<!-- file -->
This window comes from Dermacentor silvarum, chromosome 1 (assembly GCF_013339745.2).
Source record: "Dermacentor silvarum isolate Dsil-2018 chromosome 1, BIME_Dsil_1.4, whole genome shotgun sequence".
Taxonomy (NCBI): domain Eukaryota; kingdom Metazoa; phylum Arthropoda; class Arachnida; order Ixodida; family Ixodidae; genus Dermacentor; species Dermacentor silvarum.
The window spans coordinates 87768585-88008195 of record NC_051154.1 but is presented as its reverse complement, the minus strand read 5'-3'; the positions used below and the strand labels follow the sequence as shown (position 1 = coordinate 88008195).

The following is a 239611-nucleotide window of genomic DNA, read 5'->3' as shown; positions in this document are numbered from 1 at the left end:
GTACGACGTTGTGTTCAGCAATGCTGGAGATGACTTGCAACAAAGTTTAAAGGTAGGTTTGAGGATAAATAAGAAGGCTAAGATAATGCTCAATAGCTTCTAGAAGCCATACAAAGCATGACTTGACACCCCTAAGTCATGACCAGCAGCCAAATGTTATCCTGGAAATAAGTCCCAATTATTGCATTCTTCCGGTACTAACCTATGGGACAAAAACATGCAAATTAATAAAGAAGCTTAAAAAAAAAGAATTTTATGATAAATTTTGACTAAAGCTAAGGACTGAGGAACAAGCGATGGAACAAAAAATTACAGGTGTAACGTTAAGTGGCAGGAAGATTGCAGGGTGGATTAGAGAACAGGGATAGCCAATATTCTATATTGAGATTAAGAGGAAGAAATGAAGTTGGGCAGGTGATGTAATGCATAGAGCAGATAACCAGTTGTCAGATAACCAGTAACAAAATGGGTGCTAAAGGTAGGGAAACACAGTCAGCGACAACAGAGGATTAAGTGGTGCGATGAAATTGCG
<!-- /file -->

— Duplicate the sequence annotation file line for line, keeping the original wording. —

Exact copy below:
This window comes from Dermacentor silvarum, chromosome 1 (assembly GCF_013339745.2).
Source record: "Dermacentor silvarum isolate Dsil-2018 chromosome 1, BIME_Dsil_1.4, whole genome shotgun sequence".
Taxonomy (NCBI): domain Eukaryota; kingdom Metazoa; phylum Arthropoda; class Arachnida; order Ixodida; family Ixodidae; genus Dermacentor; species Dermacentor silvarum.
The window spans coordinates 87768585-88008195 of record NC_051154.1 but is presented as its reverse complement, the minus strand read 5'-3'; the positions used below and the strand labels follow the sequence as shown (position 1 = coordinate 88008195).

The following is a 239611-nucleotide window of genomic DNA, read 5'->3' as shown; positions in this document are numbered from 1 at the left end:
GTACGACGTTGTGTTCAGCAATGCTGGAGATGACTTGCAACAAAGTTTAAAGGTAGGTTTGAGGATAAATAAGAAGGCTAAGATAATGCTCAATAGCTTCTAGAAGCCATACAAAGCATGACTTGACACCCCTAAGTCATGACCAGCAGCCAAATGTTATCCTGGAAATAAGTCCCAATTATTGCATTCTTCCGGTACTAACCTATGGGACAAAAACATGCAAATTAATAAAGAAGCTTAAAAAAAAAGAATTTTATGATAAATTTTGACTAAAGCTAAGGACTGAGGAACAAGCGATGGAACAAAAAATTACAGGTGTAACGTTAAGTGGCAGGAAGATTGCAGGGTGGATTAGAGAACAGGGATAGCCAATATTCTATATTGAGATTAAGAGGAAGAAATGAAGTTGGGCAGGTGATGTAATGCATAGAGCAGATAACCAGTTGTCAGATAACCAGTAACAAAATGGGTGCTAAAGGTAGGGAAACACAGTCAGCGACAACAGAGGATTAAGTGGTGCGATGAAATTGCG